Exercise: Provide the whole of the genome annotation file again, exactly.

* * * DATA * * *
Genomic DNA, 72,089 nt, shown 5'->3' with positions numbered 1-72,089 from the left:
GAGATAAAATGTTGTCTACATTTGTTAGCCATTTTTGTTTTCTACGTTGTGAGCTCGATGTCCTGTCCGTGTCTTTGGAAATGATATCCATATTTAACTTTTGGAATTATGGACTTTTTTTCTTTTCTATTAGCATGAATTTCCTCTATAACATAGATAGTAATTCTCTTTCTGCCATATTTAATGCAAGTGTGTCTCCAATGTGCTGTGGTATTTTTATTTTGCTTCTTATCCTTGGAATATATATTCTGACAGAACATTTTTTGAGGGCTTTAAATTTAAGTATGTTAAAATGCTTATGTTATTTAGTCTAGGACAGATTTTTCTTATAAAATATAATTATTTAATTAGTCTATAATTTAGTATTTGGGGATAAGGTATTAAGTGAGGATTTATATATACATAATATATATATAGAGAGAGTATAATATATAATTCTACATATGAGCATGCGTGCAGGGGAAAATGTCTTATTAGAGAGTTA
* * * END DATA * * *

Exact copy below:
Genomic DNA, 72,089 nt, shown 5'->3' with positions numbered 1-72,089 from the left:
GAGATAAAATGTTGTCTACATTTGTTAGCCATTTTTGTTTTCTACGTTGTGAGCTCGATGTCCTGTCCGTGTCTTTGGAAATGATATCCATATTTAACTTTTGGAATTATGGACTTTTTTTCTTTTCTATTAGCATGAATTTCCTCTATAACATAGATAGTAATTCTCTTTCTGCCATATTTAATGCAAGTGTGTCTCCAATGTGCTGTGGTATTTTTATTTTGCTTCTTATCCTTGGAATATATATTCTGACAGAACATTTTTTGAGGGCTTTAAATTTAAGTATGTTAAAATGCTTATGTTATTTAGTCTAGGACAGATTTTTCTTATAAAATATAATTATTTAATTAGTCTATAATTTAGTATTTGGGGATAAGGTATTAAGTGAGGATTTATATATACATAATATATATATAGAGAGAGTATAATATATAATTCTACATATGAGCATGCGTGCAGGGGAAAATGTCTTATTAGAGAGTTA